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Bryan Alexander

icebergBryan began photographing when he was eight years old after being given a Kodak Brownie camera as a birthday present. As his interest in photography grew, he progressed to developing his films and making prints of his photographs, using a broom cupboard in his home as a darkroom.

In 1966, Bryan visited the famous London photographer Bill Brandt, whose work he greatly admired. It was Bill Brandt’s encouragement, that made Bryan finally settle on a career as a professional photographer, and he went on to study photography in London.

Bryan’s interest in Arctic peoples began in 1969 after reading a book about the Inuit of the North Greenland by the Danish explorer Knud Rasmussen. Influenced by the writing of both Knud Rasmussen and Peter Freuchen, Bryan used a Royal Society of Arts travel bursary to visit Northwest Greenland in 1971. He spent four months there, photographing the daily life of the local Inuit. That was the start of what was to become a lifetime’s work of documenting the Arctic and its peoples.

For the past 50 years, Bryan has travelled to the Arctic every year and spent weeks, and sometimes months, at a time living and photographing in remote communities around the circumpolar north.


1972

1977

1987

2013

2021

The Collection

Bryan’s work has evolved into a fascinating and unique archive of over 50,000 photographs. It is not just a massive collection of great photographs; it is also a valuable ethnographic record of a period of enormous change for the Arctic’s peoples. The focus of the collection is the traditional life of more than fifteen different northern cultures. Many of the photos feature cultural traditions, as well as communities, that no longer exist today. This only adds to the importance of this collection.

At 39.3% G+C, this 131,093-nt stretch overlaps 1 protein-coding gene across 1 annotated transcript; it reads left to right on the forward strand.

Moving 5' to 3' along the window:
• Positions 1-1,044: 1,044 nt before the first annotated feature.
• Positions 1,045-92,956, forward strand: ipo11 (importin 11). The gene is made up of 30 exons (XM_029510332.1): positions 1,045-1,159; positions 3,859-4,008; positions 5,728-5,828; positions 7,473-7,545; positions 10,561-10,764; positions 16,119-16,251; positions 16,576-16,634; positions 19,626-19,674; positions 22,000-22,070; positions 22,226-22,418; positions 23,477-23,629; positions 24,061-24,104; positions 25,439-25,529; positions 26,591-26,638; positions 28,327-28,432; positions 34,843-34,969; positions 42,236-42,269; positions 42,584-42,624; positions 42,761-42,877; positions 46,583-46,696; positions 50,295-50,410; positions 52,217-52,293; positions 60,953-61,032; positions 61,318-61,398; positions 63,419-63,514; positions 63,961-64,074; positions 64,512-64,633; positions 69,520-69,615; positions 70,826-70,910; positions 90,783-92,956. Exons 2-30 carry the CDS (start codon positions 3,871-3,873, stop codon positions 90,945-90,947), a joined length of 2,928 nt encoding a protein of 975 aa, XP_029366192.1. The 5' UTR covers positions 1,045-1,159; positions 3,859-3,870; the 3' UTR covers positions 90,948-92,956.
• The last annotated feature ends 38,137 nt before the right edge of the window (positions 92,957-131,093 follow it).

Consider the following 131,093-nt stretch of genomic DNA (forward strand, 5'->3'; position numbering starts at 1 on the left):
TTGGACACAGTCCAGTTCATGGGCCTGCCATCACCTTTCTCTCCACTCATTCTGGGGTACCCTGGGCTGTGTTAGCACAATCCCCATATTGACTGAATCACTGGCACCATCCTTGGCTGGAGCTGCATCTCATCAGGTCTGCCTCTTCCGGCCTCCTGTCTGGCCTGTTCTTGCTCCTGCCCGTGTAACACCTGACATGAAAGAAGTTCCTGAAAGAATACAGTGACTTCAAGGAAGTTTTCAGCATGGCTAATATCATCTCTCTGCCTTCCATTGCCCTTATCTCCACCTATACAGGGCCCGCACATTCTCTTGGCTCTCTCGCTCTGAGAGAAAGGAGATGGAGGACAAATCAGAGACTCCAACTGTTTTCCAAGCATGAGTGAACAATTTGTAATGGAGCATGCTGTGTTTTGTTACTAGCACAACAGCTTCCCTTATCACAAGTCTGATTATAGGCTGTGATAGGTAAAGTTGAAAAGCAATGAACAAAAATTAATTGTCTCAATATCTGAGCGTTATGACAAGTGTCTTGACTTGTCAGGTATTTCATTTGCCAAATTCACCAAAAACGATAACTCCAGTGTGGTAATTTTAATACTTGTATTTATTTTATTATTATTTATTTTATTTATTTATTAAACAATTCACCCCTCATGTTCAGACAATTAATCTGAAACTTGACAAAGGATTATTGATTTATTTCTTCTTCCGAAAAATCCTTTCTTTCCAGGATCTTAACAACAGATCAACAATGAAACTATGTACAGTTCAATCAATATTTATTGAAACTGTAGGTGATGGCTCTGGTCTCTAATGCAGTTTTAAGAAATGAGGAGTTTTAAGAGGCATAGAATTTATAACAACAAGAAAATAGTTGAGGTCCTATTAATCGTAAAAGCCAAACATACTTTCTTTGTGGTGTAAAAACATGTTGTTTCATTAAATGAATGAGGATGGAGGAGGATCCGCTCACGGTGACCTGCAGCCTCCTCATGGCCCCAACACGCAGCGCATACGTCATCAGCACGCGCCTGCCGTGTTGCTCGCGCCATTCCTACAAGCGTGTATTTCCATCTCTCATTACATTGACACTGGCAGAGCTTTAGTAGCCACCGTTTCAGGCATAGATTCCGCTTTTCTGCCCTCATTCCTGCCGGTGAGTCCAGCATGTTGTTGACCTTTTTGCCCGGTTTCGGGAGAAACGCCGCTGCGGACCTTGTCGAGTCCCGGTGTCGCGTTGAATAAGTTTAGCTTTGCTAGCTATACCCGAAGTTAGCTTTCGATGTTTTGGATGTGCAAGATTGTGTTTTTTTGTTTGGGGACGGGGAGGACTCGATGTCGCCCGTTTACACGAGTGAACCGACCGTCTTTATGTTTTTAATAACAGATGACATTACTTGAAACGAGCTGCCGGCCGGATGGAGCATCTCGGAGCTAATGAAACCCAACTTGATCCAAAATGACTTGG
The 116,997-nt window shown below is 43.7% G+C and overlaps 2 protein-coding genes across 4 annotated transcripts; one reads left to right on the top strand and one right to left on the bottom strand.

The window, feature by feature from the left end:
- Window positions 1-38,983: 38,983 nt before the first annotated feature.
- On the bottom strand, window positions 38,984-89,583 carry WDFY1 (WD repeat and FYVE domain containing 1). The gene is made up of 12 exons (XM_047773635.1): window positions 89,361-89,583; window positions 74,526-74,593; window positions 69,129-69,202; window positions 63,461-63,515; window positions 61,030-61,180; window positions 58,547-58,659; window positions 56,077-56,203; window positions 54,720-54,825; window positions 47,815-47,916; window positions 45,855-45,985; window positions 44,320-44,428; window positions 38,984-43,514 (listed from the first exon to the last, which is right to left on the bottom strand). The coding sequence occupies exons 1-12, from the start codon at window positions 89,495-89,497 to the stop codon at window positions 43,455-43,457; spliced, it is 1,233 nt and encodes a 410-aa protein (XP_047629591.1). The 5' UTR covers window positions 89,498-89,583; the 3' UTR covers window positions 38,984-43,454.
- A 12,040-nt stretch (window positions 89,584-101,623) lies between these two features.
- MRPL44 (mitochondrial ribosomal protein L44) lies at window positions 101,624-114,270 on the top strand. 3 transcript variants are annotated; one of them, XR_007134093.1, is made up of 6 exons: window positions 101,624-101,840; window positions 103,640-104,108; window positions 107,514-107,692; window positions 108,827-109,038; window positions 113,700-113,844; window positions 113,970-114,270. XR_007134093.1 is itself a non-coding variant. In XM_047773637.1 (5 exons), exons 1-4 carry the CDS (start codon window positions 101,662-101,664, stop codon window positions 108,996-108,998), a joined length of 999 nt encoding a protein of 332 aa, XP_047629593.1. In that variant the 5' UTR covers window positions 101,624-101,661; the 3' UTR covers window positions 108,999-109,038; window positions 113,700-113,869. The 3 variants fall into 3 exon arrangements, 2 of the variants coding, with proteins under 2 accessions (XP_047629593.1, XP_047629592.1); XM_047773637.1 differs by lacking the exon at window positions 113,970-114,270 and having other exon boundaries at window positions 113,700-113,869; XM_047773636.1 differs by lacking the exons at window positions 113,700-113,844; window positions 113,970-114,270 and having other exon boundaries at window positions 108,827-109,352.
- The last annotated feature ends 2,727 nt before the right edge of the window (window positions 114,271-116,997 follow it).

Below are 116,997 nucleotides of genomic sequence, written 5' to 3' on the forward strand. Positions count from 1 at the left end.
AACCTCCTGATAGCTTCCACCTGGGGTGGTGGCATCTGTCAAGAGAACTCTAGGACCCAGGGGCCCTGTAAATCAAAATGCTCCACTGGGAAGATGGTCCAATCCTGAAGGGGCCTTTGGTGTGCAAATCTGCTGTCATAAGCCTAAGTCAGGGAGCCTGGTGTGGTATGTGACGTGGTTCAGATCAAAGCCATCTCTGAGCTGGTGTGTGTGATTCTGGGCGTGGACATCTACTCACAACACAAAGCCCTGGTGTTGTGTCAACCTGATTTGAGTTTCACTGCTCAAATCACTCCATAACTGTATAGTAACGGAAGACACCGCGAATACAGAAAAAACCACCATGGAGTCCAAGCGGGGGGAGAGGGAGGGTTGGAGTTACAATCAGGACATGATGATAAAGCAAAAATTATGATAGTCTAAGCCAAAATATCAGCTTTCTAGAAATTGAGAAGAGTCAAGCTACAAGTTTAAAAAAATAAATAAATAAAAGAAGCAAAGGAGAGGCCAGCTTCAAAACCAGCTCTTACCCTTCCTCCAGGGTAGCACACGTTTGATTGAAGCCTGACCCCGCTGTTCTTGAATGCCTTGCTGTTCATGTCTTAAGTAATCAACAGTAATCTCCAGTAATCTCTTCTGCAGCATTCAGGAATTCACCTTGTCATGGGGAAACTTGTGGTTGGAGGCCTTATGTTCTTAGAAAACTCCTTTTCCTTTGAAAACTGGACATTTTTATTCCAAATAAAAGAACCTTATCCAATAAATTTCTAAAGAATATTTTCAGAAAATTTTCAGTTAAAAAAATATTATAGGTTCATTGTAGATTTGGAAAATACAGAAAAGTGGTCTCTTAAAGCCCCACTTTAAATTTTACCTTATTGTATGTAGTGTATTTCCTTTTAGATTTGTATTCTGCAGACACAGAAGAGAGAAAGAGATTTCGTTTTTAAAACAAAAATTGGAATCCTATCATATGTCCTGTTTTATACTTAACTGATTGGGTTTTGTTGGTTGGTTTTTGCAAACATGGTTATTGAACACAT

What is particularly remarkable is the considerable time that Bryan spends in these remote Arctic communities, often returning to the same areas time and time again. This is reflected by the depth of his coverage of these different northern cultures.

The collection includes many seldom photographed aspects of traditional Arctic, from six week long polar bear hunts with the Inuit out on the frozen sea of North Greenland to shamanistic rituals of the peoples in Northern Siberia. It also includes the daily life of native people in communities, right around the Arctic.

Creating this collection of images has not been easy. It has involved travelling thousands of miles around the circumpolar north by plane, helicopter, snowmobile, dog team and reindeer sled.

Bryan has had his share of scary moments – On one occasion while he was travelling in North Greenland on the frozen sea, the ice broke up around him and he spent several days on an ice floe drifting towards Canada,  before finally being rescued by helicopter. Bryan has fallen through thin sea ice into freezing water. He got frostbite after having to walk for six hours through the snow with wet feet at -40°C after his snowmobile broke down. Despite these mishaps Bryan continues to work in the Arctic.

Publications

Bryan has carried out assignments for many of the World's leading magazines including, Time, GEO, Le Figaro, Smithsonian, Vogue, People, International Wildlife, and the Sunday Times. His photographs and articles have been published in more than 40 different countries.

He has also worked on numerous book projects. Bryan was assigned to take the photographs for two books in Time-Life’s ‘Peoples of the Wild’ series, ‘Hunters of the Polar North’ and ‘Masked Dancers of West Africa’. His other books include,

  • ‘Inuit Hunters of the North’ (Colour Library Books),
  • ‘Eskimo Boy’ (A & C Black)
  • ‘Inuit’ (Wayland)
  • ‘What Do We Know About the Inuit’ (Macdonald Young Books)
  • ‘Journey into the Arctic’ (Oxford University Press)
  • ‘The Vanishing Arctic’ (Cassell) and ‘Journey into the Arctic’ (Oxford University Press).
  • '40 Below - Traditional Life in the Arctic' (Arctica Publishing),
  • ‘Our Siberian Journey’ (Oxford University Press).

During the past few years, Bryan has been working on a new project, ‘Then & Now.’ This has involved him revisiting a number of the communities that he first worked in many years ago. He has re-photographed people, some of whom were children when he first photographed them, and has documented the changes that have happened in their lives and communities.

There is now a special limited edition book of this project,

"Then & Now "
"The Changing Face Of The Arctic"

For more information about this book.


In 2021 Bryan published a special limited edition book to celebrate their 50 years of Photographing in the Arctic

"INUGHUIT  1971- 2021"

For more information about this book.